Your Health and the Environment

Environmental health affects human health. As a local elected official, it’s important to know about environmental risks and the potential harm poor environmental health has on residents of your communities. This module explains how you can take action to protect your constituents from environmental risks and spur change for your community.

Read the video transcript

In this topic you will learn

  1. What exposures in our environment pose risks?

  2. How does poor environmental health impact my community?

  3. What are the benefits of increasing environmental protections?



Pregnant women exposed to particulate matter during the third trimester are at higher risk of their child developing autism and other developmental issues. There are costs associated with providing classroom support to students with different capabilities or needs.

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Economic Development

Nationwide, trees, forests and the ecosystem services they provide are valued at $6.8 billion. These services include removing particulate matter from the air and benefiting human health.

A dollar sign, indicating economic development.

Public Health and Safety

There are multiple contaminants in our wastewater, stormwater runoff, solid waste and more that put our health at risk each day. One emerging issue is PFAS, sometimes called “forever chemicals” because they resist breaking down in nature.

A heart and a plus sign, indicating public health and safety.

Infrastructure Maintenance and Finance

Microplastics threaten the restoration of the Chesapeake Bay. Ninety-four percent of the microplastics entering the region’s rivers and streams remain in the watershed, without moving into the ocean. Microplastics can exacerbate existing sources of stress on oysters, blue crabs, striped bass and other species vital to the region’s ecosystem and economy. As a result, trash traps and enhanced waste collection systems are being adopted as a way to reduce the amount of microplastics entering local waterways and ultimately, the Chesapeake Bay.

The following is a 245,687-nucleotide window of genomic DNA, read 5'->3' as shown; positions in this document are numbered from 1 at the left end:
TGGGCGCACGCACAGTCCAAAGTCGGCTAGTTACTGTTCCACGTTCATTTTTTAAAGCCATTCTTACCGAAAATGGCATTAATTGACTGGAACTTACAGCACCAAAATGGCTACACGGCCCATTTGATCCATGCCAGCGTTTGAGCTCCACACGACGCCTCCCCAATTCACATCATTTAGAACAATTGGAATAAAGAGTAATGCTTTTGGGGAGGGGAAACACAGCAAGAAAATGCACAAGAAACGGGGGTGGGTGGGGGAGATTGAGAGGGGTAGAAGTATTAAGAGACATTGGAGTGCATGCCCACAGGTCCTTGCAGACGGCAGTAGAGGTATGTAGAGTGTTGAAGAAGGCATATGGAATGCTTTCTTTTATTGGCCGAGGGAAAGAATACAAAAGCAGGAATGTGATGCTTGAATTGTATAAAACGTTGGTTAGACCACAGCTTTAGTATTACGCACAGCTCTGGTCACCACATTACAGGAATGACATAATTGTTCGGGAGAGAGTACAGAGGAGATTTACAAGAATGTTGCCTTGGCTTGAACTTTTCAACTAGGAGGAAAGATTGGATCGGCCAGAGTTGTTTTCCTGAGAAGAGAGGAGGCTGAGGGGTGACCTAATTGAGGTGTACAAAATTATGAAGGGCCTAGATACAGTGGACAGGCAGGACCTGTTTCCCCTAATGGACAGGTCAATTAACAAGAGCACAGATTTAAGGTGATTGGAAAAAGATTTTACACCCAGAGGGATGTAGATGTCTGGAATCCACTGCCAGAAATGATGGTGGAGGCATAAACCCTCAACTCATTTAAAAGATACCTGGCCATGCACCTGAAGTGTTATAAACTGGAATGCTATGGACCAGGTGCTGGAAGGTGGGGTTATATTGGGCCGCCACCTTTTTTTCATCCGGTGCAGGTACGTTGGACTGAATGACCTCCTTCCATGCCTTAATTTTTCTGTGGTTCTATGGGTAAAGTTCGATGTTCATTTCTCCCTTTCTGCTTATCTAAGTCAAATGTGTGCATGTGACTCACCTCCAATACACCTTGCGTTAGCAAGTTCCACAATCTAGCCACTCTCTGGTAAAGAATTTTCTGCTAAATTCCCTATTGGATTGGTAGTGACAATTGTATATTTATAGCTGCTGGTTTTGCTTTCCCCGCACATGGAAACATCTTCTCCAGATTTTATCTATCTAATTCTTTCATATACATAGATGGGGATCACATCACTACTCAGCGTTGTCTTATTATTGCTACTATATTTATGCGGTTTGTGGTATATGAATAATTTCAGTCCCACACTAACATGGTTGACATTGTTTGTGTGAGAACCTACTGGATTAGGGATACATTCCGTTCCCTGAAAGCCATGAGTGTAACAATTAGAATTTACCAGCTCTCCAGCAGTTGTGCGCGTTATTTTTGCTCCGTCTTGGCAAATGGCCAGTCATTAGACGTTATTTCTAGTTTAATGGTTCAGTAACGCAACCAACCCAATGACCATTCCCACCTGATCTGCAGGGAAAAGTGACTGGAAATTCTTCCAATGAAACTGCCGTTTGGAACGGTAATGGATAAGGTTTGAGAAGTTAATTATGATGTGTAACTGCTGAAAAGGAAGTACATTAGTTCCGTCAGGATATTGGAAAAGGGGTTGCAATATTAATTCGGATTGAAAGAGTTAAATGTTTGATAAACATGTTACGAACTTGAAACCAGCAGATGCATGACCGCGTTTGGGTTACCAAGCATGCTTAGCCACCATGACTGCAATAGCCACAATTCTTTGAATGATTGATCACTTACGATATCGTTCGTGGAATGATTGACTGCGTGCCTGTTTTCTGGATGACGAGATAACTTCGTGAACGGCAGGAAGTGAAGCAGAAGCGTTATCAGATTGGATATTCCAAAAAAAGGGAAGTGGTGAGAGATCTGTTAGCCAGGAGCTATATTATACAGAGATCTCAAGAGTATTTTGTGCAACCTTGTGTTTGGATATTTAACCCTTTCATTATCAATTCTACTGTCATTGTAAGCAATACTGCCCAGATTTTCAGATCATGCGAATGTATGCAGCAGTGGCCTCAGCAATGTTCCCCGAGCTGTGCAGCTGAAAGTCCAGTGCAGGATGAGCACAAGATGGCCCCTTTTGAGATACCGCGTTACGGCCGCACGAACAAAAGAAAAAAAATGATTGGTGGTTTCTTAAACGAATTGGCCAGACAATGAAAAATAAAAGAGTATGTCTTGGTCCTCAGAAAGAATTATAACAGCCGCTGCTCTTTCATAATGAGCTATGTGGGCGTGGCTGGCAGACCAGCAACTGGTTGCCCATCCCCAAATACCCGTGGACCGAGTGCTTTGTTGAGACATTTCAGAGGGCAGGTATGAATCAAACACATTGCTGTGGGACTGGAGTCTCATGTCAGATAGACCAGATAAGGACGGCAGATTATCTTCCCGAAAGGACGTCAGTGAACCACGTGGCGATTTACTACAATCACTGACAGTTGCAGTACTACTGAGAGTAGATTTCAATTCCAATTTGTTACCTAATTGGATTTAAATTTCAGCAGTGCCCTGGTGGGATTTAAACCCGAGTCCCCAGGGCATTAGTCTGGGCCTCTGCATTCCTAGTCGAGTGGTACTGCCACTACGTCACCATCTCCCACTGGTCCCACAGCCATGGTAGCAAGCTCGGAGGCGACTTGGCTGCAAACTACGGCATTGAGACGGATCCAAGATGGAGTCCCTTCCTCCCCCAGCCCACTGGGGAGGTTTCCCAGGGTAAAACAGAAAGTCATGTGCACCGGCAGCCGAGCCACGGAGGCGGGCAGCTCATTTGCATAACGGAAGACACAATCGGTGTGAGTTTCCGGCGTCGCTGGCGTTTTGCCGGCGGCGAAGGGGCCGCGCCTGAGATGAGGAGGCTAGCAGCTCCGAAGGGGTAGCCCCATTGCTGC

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Case Studies You'll Find Inside


Richmond, Virginia

The Legacy of Redlining in Urban Communities

A study from the Science Museum of Virginia found higher temperatures in historically redlined neighborhoods, when compared to higher income, whiter neighborhoods. Redlining is the historical practice of refusing home loans or insurance to neighborhoods based on a racially motivated perception of investment safety. The historically redlined neighborhoods—predominantly lower income and communities of color—were up to 7 degrees warmer, partly because of lower tree cover.

Sun beats down on a paved waterfront picnic area, featuring wooden picnic tables and a few large trees. (Green Fin Studio)

Here's How You Can Help

An icon of a traffic barrier, indicating risks. Know the risks to help your community stay safe.
An icon of a person tripping over something on the ground, indicating risks. Look for solutions to reduce risks to human health and safety.
An icon of a blue and a green hand mid-handshake, indicating collaboration. Provide support in the form of policy recommendations, legislative action, funding, research and more.

Learn More About This Topic


Learn how pollutants can reach groundwater, and how contaminated groundwater poses a problem for the Chesapeake Bay.


Access data about air quality where you live.

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